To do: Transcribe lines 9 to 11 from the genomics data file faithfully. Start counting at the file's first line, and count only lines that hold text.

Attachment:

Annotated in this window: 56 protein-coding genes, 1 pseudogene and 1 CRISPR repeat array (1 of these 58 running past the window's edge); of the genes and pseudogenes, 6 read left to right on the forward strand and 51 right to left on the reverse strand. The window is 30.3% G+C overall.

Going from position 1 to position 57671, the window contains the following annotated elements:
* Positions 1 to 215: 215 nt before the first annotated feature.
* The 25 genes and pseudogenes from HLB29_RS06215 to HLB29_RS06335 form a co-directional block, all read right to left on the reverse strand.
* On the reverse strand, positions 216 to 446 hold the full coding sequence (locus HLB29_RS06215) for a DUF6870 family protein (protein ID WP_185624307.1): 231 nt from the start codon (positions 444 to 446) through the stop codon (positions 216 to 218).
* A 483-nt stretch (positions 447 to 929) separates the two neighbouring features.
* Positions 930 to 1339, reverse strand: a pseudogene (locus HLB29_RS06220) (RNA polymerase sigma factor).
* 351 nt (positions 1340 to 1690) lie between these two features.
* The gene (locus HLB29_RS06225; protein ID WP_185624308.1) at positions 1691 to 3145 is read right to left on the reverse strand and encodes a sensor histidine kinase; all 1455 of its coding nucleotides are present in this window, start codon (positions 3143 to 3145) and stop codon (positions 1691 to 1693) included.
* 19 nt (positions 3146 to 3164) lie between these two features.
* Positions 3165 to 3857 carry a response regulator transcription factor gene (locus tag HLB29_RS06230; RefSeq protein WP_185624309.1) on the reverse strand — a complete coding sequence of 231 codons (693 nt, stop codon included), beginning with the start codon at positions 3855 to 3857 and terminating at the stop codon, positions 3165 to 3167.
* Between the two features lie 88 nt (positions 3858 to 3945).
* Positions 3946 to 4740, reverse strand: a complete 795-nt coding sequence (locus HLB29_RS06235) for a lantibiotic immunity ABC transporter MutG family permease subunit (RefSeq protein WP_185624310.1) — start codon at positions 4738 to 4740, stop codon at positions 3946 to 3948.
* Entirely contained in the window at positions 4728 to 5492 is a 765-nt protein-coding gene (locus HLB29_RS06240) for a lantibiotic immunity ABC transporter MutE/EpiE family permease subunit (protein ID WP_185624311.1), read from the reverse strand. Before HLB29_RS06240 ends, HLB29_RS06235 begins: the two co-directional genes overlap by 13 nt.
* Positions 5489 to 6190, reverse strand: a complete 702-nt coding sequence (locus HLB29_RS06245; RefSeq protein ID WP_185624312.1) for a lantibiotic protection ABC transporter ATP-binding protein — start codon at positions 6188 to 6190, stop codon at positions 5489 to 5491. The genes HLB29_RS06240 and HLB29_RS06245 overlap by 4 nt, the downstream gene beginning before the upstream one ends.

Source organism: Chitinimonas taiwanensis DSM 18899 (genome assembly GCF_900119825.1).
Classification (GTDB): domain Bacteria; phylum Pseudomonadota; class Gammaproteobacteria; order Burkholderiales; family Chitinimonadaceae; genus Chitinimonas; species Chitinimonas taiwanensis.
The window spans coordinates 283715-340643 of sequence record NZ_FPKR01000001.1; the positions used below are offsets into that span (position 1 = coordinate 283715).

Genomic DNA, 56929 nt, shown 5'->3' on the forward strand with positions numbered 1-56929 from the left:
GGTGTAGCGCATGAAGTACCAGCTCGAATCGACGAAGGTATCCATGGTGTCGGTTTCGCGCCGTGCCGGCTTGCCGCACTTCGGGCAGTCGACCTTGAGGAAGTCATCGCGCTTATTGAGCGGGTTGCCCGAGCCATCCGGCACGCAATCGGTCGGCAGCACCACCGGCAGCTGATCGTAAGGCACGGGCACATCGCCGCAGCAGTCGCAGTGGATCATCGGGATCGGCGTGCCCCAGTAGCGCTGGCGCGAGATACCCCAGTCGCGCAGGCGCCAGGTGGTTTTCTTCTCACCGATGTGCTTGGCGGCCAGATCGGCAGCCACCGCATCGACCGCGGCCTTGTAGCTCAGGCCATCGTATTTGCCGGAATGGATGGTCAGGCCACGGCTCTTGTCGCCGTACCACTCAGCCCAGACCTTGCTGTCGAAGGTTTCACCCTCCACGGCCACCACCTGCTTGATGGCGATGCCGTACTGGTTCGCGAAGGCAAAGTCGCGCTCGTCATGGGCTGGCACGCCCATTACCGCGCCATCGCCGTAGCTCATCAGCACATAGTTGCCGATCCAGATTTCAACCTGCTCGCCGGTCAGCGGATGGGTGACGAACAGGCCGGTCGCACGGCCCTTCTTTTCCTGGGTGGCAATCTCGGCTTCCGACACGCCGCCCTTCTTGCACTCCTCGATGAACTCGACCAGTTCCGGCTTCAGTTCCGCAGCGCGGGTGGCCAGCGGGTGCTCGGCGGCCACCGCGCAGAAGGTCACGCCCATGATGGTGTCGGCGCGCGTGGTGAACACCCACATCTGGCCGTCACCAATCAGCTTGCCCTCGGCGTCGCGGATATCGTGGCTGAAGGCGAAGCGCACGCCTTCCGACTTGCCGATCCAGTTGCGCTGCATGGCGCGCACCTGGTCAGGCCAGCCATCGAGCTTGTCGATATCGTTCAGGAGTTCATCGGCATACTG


* The gene (locus HLB29_RS06225; protein ID WP_185624308.1) at positions 1691 to 3145 is read right to left on the reverse strand and encodes a sensor histidine kinase; all 1455 of its coding nucleotides are present in this window, start codon (positions 3143 to 3145) and stop codon (positions 1691 to 1693) included.
* 19 nt (positions 3146 to 3164) lie between these two features.
* Positions 3165 to 3857 carry a response regulator transcription factor gene (locus tag HLB29_RS06230; RefSeq protein WP_185624309.1) on the reverse strand — a complete coding sequence of 231 codons (693 nt, stop codon included), beginning with the start codon at positions 3855 to 3857 and terminating at the stop codon, positions 3165 to 3167.